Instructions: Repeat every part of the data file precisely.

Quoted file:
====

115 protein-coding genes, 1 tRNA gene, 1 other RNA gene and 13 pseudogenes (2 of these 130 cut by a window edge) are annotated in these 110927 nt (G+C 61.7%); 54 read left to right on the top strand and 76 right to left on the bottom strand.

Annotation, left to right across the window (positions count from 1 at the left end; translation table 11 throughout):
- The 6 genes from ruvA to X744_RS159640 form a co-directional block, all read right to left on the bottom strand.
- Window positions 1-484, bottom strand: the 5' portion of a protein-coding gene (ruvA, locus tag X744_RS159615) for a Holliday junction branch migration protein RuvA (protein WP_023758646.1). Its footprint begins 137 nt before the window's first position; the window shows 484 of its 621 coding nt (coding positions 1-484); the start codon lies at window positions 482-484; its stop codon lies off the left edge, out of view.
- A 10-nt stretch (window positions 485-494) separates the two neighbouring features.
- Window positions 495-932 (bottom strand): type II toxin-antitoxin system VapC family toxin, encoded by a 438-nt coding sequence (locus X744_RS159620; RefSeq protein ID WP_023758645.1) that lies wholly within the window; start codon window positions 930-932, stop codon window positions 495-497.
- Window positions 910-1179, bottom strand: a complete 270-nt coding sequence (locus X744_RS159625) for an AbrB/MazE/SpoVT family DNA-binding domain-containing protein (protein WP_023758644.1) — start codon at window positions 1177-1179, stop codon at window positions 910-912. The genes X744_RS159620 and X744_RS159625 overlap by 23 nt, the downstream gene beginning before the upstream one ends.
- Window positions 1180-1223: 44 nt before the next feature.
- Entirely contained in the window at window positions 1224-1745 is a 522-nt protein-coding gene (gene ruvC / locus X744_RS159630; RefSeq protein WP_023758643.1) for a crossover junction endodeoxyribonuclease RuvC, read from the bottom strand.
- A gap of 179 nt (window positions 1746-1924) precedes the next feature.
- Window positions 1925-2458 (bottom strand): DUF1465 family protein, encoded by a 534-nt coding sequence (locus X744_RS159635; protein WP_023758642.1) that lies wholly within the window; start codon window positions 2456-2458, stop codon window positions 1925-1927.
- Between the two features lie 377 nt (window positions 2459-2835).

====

115 protein-coding genes, 1 tRNA gene, 1 other RNA gene and 13 pseudogenes (2 of these 130 cut by a window edge) are annotated in these 110927 nt (G+C 61.7%); 54 read left to right on the top strand and 76 right to left on the bottom strand.

Annotation, left to right across the window (positions count from 1 at the left end; translation table 11 throughout):
- The 6 genes from ruvA to X744_RS159640 form a co-directional block, all read right to left on the bottom strand.
- Window positions 1-484, bottom strand: the 5' portion of a protein-coding gene (ruvA, locus tag X744_RS159615) for a Holliday junction branch migration protein RuvA (protein WP_023758646.1). Its footprint begins 137 nt before the window's first position; the window shows 484 of its 621 coding nt (coding positions 1-484); the start codon lies at window positions 482-484; its stop codon lies off the left edge, out of view.
- A 10-nt stretch (window positions 485-494) separates the two neighbouring features.
- Window positions 495-932 (bottom strand): type II toxin-antitoxin system VapC family toxin, encoded by a 438-nt coding sequence (locus X744_RS159620; RefSeq protein ID WP_023758645.1) that lies wholly within the window; start codon window positions 930-932, stop codon window positions 495-497.
- Window positions 910-1179, bottom strand: a complete 270-nt coding sequence (locus X744_RS159625) for an AbrB/MazE/SpoVT family DNA-binding domain-containing protein (protein WP_023758644.1) — start codon at window positions 1177-1179, stop codon at window positions 910-912. The genes X744_RS159620 and X744_RS159625 overlap by 23 nt, the downstream gene beginning before the upstream one ends.
- Window positions 1180-1223: 44 nt before the next feature.
- Entirely contained in the window at window positions 1224-1745 is a 522-nt protein-coding gene (gene ruvC / locus X744_RS159630; RefSeq protein WP_023758643.1) for a crossover junction endodeoxyribonuclease RuvC, read from the bottom strand.
- A gap of 179 nt (window positions 1746-1924) precedes the next feature.
- Window positions 1925-2458 (bottom strand): DUF1465 family protein, encoded by a 534-nt coding sequence (locus X744_RS159635; protein WP_023758642.1) that lies wholly within the window; start codon window positions 2456-2458, stop codon window positions 1925-1927.
- Between the two features lie 377 nt (window positions 2459-2835).